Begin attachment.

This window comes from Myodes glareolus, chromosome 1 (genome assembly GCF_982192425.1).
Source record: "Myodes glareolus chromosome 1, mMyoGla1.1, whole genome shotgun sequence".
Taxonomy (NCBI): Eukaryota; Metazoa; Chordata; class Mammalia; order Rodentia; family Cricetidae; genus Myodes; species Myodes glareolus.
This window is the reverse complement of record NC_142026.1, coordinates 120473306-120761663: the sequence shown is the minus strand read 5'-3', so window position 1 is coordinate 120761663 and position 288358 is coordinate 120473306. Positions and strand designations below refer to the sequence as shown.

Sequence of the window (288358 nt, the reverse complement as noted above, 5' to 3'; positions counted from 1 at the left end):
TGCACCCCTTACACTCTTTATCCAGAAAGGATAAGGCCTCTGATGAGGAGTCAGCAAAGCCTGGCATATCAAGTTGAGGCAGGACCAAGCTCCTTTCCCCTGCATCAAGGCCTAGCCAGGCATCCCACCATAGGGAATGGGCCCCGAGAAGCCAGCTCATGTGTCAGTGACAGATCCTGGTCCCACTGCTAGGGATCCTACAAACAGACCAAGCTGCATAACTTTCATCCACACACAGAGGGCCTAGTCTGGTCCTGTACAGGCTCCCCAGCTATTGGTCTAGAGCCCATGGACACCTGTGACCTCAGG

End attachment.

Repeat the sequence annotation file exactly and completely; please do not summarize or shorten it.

This window comes from Myodes glareolus, chromosome 1 (genome assembly GCF_982192425.1).
Source record: "Myodes glareolus chromosome 1, mMyoGla1.1, whole genome shotgun sequence".
Taxonomy (NCBI): Eukaryota; Metazoa; Chordata; class Mammalia; order Rodentia; family Cricetidae; genus Myodes; species Myodes glareolus.
This window is the reverse complement of record NC_142026.1, coordinates 120473306-120761663: the sequence shown is the minus strand read 5'-3', so window position 1 is coordinate 120761663 and position 288358 is coordinate 120473306. Positions and strand designations below refer to the sequence as shown.

Sequence of the window (288358 nt, the reverse complement as noted above, 5' to 3'; positions counted from 1 at the left end):
TGCACCCCTTACACTCTTTATCCAGAAAGGATAAGGCCTCTGATGAGGAGTCAGCAAAGCCTGGCATATCAAGTTGAGGCAGGACCAAGCTCCTTTCCCCTGCATCAAGGCCTAGCCAGGCATCCCACCATAGGGAATGGGCCCCGAGAAGCCAGCTCATGTGTCAGTGACAGATCCTGGTCCCACTGCTAGGGATCCTACAAACAGACCAAGCTGCATAACTTTCATCCACACACAGAGGGCCTAGTCTGGTCCTGTACAGGCTCCCCAGCTATTGGTCTAGAGCCCATGGACACCTGTGACCTCAGG